Synopses & Reviews
The clay sculptures of Nora Naranjo-Morse have been critically hailed for both their humor and their blending of traditional and modern styles. Now with Mud Woman she calls on her equal talent as a poet, juxtaposing clay and words to capture not only the essence of the creative process but also the satisfactions and complications of what it means to be a Pueblo Indian woman in the late twentieth century.
"All of these poems and ceramics testify to the artist's willingness to question, to experiment, to take chances, and to grow. . . . We come away from this book with a deep appreciation for the making and knowing that lie behind these ceramic and poetic creations." Native Peoples"Naranjo-Morse's poems . . . have a power arising from the immediacy of heartfelt experience. . . . This volume certainly walks in beauty with a sculpted balance between its two artistic media." Western American Literature"Mud Woman is a delightful and entertaining effort exploring the wonder of life and the joy of living in a unique and powerful way." Chronicle-Journal/Times-News (Canada)"Both moving and delightful. . . . A fine and welcome addition to any collection that includes Native American literature" Booklist"A wonderfully gentle and imaginative text, brought to life by a skillful artist in an uncommon dialogue of pottery and poems." American Book Review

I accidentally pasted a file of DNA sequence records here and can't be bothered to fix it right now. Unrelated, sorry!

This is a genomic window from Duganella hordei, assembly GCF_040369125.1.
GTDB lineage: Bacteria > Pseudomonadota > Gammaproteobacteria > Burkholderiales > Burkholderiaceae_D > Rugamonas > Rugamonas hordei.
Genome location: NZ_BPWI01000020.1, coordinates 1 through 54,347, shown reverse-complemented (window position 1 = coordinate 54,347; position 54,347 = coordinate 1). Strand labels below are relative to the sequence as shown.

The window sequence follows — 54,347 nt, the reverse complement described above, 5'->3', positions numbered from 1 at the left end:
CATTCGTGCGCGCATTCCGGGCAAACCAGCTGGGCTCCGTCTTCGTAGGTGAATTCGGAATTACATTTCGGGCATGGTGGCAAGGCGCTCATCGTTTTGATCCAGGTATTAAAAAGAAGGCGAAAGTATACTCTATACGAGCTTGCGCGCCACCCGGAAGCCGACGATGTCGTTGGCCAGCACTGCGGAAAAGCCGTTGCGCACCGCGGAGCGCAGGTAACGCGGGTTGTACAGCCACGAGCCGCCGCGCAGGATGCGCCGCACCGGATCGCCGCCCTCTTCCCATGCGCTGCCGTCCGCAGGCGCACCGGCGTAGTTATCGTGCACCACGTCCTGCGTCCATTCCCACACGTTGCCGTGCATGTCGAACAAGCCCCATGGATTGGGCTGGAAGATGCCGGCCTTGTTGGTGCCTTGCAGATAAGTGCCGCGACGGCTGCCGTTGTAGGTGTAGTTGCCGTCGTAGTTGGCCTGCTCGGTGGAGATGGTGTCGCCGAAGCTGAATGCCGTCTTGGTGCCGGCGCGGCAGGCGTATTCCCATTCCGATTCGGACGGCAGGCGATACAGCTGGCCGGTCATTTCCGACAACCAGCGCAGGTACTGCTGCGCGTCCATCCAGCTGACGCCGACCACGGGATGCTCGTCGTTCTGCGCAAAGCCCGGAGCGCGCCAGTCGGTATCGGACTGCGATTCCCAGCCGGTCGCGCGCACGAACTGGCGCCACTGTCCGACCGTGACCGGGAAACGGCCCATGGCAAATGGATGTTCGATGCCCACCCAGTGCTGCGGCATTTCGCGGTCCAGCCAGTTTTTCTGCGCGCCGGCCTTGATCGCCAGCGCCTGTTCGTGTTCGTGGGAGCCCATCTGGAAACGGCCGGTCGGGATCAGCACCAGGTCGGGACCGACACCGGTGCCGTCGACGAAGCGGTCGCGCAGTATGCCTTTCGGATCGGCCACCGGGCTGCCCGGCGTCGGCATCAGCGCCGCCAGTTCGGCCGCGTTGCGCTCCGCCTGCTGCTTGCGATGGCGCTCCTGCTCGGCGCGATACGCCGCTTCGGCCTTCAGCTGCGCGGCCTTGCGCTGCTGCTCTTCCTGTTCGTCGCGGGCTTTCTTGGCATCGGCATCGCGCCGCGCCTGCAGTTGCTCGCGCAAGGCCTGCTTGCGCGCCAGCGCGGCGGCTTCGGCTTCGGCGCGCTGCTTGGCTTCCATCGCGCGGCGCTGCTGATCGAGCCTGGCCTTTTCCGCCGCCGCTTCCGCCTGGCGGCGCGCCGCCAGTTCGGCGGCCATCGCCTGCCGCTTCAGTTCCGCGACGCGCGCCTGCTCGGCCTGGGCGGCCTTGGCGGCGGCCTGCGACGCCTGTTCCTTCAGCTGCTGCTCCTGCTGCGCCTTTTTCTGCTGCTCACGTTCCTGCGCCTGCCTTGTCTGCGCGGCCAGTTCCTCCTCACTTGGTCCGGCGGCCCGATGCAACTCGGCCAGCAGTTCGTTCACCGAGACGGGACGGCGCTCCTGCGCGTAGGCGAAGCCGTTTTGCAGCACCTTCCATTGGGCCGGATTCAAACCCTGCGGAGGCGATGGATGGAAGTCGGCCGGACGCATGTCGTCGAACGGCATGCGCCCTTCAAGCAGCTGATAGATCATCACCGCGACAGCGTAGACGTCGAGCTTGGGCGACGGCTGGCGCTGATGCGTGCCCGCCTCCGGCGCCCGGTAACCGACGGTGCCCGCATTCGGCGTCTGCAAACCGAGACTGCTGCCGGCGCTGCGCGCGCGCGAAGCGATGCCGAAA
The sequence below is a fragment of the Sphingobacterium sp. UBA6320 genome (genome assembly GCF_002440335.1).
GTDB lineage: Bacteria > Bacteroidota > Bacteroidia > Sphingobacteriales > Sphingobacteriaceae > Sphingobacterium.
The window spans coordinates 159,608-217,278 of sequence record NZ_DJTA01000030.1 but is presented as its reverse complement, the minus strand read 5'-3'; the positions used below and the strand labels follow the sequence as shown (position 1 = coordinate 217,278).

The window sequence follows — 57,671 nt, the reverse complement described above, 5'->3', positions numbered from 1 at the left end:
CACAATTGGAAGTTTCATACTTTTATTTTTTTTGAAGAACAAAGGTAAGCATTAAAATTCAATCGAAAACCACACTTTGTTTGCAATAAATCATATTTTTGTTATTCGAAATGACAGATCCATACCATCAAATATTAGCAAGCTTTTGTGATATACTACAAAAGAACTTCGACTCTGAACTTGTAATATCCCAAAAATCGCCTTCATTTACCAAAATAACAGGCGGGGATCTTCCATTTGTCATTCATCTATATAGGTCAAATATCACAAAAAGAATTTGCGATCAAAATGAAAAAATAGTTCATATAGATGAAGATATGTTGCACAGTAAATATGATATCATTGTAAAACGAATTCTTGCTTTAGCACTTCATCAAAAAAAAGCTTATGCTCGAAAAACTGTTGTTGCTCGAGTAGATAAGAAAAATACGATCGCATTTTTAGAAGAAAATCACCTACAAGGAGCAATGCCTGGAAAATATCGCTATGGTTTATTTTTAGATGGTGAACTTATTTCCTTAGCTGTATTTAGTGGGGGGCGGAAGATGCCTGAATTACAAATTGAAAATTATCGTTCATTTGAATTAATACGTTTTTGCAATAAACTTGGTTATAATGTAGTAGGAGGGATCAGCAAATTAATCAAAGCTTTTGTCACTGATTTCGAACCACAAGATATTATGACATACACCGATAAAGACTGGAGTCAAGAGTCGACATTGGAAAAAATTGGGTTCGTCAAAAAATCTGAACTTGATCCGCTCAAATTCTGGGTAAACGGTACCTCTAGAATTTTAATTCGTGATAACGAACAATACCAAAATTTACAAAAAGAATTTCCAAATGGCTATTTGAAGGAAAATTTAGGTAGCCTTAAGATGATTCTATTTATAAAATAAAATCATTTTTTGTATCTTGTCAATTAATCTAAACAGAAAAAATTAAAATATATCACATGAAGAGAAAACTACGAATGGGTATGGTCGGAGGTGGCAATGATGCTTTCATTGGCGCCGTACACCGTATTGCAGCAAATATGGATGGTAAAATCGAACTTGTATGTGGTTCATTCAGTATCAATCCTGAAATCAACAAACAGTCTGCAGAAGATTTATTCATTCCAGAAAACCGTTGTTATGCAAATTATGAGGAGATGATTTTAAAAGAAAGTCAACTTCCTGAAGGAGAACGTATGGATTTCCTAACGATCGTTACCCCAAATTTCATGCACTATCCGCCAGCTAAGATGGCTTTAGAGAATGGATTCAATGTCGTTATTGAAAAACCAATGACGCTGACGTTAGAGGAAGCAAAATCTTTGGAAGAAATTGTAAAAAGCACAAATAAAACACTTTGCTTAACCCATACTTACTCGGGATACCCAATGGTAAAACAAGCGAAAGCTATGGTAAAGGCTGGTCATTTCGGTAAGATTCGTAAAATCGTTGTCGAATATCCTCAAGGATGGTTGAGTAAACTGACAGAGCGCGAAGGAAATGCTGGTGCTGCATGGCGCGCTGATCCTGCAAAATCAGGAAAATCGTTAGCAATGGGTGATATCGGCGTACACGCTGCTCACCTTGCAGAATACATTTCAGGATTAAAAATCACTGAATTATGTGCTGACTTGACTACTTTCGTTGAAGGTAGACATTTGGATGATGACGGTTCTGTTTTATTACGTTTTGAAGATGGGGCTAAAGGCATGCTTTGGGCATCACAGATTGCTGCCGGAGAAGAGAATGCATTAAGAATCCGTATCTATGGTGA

About the Author
Nora Naranjo-Morse lives and works in Santa Clara Pueblo, New Mexico. Her work has been widely exhibited and was included in "A Separate Vision," a major show mounted by the Museum of Northern Arizona and appearing at the Smithsonian Institution.